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How I Learnt to Stop Perfecting Prototypes

sean0x42 profile image Sean Bailey Originally published at seanbailey.dev ・2 min read

I was recently pairing with a UX designer at nib, and I was blown away by how quickly he threw a concept together. I was witnessing an experienced, talented designer, explore an interface design by quickly drawing some rectangles on the screen and calling it a day.

🤯

If I were in his shoes, I would have spent hours perfecting the design. Tweaking saturation, adjusting border radiuses1, and lining up pixels. I would have hidden myself somewhere quiet, thrown on my best playlist, and toiled away until the result was breathtaking.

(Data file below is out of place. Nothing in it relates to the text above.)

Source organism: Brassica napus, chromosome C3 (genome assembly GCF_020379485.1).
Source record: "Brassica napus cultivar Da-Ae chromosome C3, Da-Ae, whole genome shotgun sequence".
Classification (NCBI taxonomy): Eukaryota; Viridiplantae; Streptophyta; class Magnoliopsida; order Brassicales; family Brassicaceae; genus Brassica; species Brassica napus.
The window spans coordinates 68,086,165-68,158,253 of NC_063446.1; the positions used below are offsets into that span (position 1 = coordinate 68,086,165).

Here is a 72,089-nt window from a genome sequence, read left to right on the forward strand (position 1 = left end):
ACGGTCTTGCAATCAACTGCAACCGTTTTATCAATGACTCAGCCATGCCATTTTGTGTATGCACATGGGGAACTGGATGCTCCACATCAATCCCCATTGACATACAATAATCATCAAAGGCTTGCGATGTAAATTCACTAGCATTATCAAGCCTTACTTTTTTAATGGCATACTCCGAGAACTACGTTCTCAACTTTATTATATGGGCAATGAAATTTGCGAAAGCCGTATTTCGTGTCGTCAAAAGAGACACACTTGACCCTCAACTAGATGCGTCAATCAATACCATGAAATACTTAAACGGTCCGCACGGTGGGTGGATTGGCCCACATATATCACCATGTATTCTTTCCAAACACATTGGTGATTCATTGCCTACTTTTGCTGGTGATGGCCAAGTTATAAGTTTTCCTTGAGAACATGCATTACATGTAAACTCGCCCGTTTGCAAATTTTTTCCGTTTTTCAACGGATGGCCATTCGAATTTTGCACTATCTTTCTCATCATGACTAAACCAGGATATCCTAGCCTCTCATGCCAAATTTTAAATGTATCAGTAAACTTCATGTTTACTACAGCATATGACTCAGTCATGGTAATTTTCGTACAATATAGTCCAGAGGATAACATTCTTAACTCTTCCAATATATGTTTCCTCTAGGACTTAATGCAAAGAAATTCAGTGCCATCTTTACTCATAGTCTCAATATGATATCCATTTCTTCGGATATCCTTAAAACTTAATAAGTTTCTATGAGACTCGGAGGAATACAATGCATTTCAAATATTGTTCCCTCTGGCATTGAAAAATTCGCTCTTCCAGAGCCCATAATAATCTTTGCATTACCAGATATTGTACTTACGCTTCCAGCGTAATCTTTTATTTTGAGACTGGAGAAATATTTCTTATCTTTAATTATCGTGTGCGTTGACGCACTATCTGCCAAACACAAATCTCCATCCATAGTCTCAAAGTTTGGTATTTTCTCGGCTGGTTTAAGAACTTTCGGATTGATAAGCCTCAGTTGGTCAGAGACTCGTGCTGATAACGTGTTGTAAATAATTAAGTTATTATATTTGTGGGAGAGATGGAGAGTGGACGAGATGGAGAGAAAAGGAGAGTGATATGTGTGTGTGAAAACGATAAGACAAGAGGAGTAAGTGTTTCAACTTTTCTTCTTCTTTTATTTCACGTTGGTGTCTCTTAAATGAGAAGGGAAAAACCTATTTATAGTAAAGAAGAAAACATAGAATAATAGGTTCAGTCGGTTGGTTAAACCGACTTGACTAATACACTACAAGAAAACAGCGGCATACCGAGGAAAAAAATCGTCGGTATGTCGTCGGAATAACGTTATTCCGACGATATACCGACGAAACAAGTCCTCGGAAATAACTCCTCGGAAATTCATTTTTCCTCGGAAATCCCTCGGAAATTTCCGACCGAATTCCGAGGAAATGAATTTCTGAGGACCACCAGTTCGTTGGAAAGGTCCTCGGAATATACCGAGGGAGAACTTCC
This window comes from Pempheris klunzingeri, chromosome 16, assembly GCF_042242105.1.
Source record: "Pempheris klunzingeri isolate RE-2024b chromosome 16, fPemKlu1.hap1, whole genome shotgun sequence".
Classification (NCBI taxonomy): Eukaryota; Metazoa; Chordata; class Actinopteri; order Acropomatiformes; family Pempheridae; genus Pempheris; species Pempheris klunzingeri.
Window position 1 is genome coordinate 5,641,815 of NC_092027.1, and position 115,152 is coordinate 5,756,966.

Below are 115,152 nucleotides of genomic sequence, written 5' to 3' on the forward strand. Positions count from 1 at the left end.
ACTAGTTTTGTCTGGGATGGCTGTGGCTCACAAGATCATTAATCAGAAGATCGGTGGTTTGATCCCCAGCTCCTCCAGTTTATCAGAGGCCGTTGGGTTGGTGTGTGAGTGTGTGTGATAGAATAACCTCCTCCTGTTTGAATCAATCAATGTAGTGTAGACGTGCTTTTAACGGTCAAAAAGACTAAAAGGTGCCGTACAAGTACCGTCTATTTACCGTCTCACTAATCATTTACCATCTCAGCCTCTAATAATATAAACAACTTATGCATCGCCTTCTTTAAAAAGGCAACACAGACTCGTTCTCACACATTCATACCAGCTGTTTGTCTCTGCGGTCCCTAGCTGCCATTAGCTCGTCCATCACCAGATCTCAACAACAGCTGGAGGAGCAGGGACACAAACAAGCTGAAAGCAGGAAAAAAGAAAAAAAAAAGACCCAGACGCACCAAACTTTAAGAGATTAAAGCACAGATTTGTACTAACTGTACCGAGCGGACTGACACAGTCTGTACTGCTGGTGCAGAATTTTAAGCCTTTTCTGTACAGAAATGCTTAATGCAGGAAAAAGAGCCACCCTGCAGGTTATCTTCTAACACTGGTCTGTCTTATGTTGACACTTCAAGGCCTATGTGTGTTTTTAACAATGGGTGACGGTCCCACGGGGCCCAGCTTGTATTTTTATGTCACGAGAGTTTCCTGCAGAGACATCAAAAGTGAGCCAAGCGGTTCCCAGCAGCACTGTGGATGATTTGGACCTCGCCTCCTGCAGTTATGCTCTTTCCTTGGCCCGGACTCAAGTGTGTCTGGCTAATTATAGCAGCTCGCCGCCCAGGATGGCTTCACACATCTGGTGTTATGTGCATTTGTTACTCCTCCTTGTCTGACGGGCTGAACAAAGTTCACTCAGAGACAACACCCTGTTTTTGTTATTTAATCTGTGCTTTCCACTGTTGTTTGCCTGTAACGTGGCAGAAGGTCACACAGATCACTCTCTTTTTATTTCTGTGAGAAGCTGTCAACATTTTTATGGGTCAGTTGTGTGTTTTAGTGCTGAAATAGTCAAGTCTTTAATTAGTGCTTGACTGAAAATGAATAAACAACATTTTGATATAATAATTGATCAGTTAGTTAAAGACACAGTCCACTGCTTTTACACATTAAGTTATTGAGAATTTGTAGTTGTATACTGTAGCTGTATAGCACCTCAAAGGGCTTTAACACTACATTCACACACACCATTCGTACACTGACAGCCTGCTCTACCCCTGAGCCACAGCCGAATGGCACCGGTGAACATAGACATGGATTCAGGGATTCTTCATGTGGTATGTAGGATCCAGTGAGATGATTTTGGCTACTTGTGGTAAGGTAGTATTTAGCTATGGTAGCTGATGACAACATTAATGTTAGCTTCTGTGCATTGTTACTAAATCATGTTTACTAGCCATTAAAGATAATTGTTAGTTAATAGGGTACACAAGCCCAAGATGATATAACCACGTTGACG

The reality, however, is that his quick sketches where enough to communicate the problem and the solution. He didn't need to spend hours perfecting his concept, because it was exactly that—a concept. He also managed to get feedback much sooner in the creative cycle. Five minutes with some shape and text tools and he was ready to hear and incorporate some opinions.

Another factor to consider here, is that feedback always rocks the boat. If you spend hours on a design, and someone comes in with a better suggestion2, you better believe those hours were all for nothing.

According to the Pareto principle, the first 20% of the work we do is enough to produce 80% of the value. Often times, especially when working with concepts and prototypes, this is more than enough! Beyond this point we enter the domain of diminishing returns. Beyond this point, the only person that benefits from your hard work on a prototype is you.

So ask yourself: is it worth chasing perfection? I say: focus on communicating ideas instead of perfection. When we do we move faster, achieve more, and prevent ourselves from investing many hours into an idea that's going nowhere.


  1. Apparently both radiuses and radii are valid plurals for radius. 

  2. ...and they will 

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